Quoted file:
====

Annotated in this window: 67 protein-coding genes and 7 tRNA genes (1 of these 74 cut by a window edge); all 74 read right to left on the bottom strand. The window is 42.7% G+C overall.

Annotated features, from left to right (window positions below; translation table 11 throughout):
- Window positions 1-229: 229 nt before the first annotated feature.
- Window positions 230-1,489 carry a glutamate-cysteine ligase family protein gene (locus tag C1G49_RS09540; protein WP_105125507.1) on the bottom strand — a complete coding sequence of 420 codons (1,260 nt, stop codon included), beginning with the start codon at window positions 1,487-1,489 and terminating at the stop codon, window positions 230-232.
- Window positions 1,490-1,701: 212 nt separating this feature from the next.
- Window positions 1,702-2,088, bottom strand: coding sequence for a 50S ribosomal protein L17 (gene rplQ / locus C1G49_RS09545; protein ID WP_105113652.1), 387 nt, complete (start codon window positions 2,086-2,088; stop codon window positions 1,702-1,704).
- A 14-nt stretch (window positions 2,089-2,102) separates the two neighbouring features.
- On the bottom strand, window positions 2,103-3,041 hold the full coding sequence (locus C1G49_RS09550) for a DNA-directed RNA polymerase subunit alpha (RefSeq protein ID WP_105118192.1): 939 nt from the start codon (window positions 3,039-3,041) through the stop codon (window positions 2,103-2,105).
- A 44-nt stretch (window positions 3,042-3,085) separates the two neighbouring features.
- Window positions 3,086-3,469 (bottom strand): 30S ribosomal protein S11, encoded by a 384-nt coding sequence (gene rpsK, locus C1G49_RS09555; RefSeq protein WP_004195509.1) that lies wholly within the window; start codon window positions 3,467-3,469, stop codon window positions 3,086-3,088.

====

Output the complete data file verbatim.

Annotated in this window: 67 protein-coding genes and 7 tRNA genes (1 of these 74 cut by a window edge); all 74 read right to left on the bottom strand. The window is 42.7% G+C overall.

Annotated features, from left to right (window positions below; translation table 11 throughout):
- Window positions 1-229: 229 nt before the first annotated feature.
- Window positions 230-1,489 carry a glutamate-cysteine ligase family protein gene (locus tag C1G49_RS09540; protein WP_105125507.1) on the bottom strand — a complete coding sequence of 420 codons (1,260 nt, stop codon included), beginning with the start codon at window positions 1,487-1,489 and terminating at the stop codon, window positions 230-232.
- Window positions 1,490-1,701: 212 nt separating this feature from the next.
- Window positions 1,702-2,088, bottom strand: coding sequence for a 50S ribosomal protein L17 (gene rplQ / locus C1G49_RS09545; protein ID WP_105113652.1), 387 nt, complete (start codon window positions 2,086-2,088; stop codon window positions 1,702-1,704).
- A 14-nt stretch (window positions 2,089-2,102) separates the two neighbouring features.
- On the bottom strand, window positions 2,103-3,041 hold the full coding sequence (locus C1G49_RS09550) for a DNA-directed RNA polymerase subunit alpha (RefSeq protein ID WP_105118192.1): 939 nt from the start codon (window positions 3,039-3,041) through the stop codon (window positions 2,103-2,105).
- A 44-nt stretch (window positions 3,042-3,085) separates the two neighbouring features.
- Window positions 3,086-3,469 (bottom strand): 30S ribosomal protein S11, encoded by a 384-nt coding sequence (gene rpsK, locus C1G49_RS09555; RefSeq protein WP_004195509.1) that lies wholly within the window; start codon window positions 3,467-3,469, stop codon window positions 3,086-3,088.